In my search to find exercise routines that I can make stick around long enough to build habits from, I am experimenting with a running app and a new piece of home equipment. My fiancee and I have recently purchased an elliptical machine for our home. While I was initially hesitant about the cost when I was already paying for my gym membership, I have since come around to the convenience of using the machine at home.
One issue I’ve had with fully embracing exercising at home is my limitations. Monday, Wednesday, and Friday, I drop our dog off for daytime boarding, since both my fiancee and I work during the day (it gives our dog some socializing time and exercise). This means that I have to be out the door a bit earlier than I otherwise would need to be, which cuts into time I could be at the gym.
I have been going to the gym Tuesday mornings for the last month and a half, but Thursdays are a write-off because I work at the bar Wednesday nights and don’t get to bed until 1am at the earliest. Outside of weekend, this means that my morning exercises are limited to body-weight work, or the rowing machine that currently serves as a clothes rack.
Enter: the Elliptical
The elliptical, on the other hand, allows me to jump on for 30-45 minutes in the morning, then I can immediately shower and get ready for work and still get out the door in time.
(Note: I realize that these are not good excuses for why a more disciplined approach to my morning wouldn’t fix my problems. While this is true, I’m trying to address these shortcomings with solutions, rather than relying on a fantasy alternative reality where I am a morning person.)
The elliptical is also good because it’s low impact on my knees. I’ve recently discovered that 330lbs is the magical number where my knees are starting to hurt by the end of the day. Ideally, I want to get back into running, like I had done in undergrad, but I know that my knees and shins wouldn’t hold up to the abuse of trodding at my current weight. The elliptical provides a good middle-ground to improve my cardio in the interim.
ACK! Zombies! RUN!
The last hurdle is that cardio is pretty boring. This is where the zombies come in. I’ve downloaded the Zombies, Run! 5k Training app (this is not a paid sponsorship; I just like the app). It’s a fun spin on the Couch to 5k (C25K) training systems that gradually build a person’s endurance over a multi-week period to get them from complete novice to a 5km run through weekly drills and timed runs.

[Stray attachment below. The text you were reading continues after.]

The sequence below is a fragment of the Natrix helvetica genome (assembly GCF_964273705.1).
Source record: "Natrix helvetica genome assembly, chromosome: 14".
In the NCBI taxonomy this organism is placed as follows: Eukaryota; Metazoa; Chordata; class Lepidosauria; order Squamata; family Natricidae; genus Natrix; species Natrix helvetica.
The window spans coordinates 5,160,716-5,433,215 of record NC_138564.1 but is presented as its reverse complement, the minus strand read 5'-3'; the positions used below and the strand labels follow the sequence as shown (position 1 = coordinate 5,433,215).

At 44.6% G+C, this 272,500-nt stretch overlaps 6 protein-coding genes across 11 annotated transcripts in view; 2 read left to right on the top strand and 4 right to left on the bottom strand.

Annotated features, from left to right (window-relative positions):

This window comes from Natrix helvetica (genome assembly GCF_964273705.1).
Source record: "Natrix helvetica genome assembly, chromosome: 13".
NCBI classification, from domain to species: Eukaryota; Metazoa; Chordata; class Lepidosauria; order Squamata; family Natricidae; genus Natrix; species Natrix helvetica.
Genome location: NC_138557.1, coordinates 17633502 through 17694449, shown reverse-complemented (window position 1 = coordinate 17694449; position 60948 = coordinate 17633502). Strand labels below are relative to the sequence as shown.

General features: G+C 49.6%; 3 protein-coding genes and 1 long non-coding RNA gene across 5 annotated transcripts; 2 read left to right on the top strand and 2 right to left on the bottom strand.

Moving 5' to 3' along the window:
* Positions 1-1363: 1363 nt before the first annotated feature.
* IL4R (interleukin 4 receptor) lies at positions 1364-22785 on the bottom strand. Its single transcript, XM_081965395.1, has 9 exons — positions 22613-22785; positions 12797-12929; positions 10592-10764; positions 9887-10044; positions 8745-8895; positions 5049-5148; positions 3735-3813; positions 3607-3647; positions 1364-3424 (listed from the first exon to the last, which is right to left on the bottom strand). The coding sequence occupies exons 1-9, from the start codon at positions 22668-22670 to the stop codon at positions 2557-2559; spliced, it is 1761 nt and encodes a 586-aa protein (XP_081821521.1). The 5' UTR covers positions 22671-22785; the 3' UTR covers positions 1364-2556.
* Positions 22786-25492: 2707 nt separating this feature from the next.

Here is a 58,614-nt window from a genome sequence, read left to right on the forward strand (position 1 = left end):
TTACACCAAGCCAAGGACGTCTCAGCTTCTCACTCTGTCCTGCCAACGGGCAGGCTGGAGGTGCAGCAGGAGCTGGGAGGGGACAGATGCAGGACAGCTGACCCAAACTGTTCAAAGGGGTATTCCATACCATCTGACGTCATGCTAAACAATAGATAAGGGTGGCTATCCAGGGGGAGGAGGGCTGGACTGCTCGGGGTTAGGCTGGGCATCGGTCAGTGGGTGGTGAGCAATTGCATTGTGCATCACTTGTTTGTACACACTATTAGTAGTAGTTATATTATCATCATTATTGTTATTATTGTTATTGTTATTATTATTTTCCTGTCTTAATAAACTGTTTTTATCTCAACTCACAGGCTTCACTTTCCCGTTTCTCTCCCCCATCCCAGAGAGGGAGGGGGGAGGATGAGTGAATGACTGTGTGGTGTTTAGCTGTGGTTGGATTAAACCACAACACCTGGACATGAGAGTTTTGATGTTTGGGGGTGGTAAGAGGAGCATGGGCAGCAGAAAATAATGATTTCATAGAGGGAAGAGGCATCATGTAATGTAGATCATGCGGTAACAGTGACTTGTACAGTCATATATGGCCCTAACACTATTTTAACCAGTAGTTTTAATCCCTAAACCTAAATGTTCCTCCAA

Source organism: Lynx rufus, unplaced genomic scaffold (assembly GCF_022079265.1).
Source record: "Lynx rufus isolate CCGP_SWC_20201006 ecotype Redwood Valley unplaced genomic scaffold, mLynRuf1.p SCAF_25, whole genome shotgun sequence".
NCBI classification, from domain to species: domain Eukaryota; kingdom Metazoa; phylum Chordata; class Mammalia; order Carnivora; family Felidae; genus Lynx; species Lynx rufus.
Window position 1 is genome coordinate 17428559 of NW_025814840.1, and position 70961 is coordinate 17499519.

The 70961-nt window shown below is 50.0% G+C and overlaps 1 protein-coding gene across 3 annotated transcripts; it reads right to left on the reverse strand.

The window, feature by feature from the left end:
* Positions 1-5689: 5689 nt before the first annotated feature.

I’ve used it for a couple of weeks as of writing, and I’ve been enjoying the experience and sharing my “runs.”
I tried out the first training drill of Zombies Run on our new elliptical (perhaps to break both of us in). Machine rated me at 330cal, but the mighty Fitbit says over 600cal. Also, the machine rated me at around 13 track laps, so probably a little higher than 4.8km. Either way, it's better than nothing and I'm a sweaty mess. #AccountabilityGram #exercise #run #zombiesrun
My experience with the app have been good so far. I like that it allows for external audio to play while the app is running. I run Spotify in the background for music, then the running app interjects periodically to give me instructions, such as when to run and when to walk. The app makes these instructions fun by forming them in terms of a story about a town fighting for survival during a zombie outbreak, so when you are running, it is from zombies that you can “hear” behind you. The training is framed as you learning to be a better runner for the town (runner scavenge for supplies out of town, hence why they need to learn to run faster from zombies). It adds a sense of purpose to the training, and provides a fun context to help you progress the story along. At its core, it’s an audiobook laid over a GPS/step tracker.
Because I can complete a mission in under an hour without leaving the house, it fits well with my time restrictions in the morning. I’m enjoying the experience and I hope to keep this going beyond the 8-week training module. Combining this with lifting weights at the gym a few days a week (or the occasional YouTube lead yoga session), it provides a sense of novelty to keep me engaged in the process.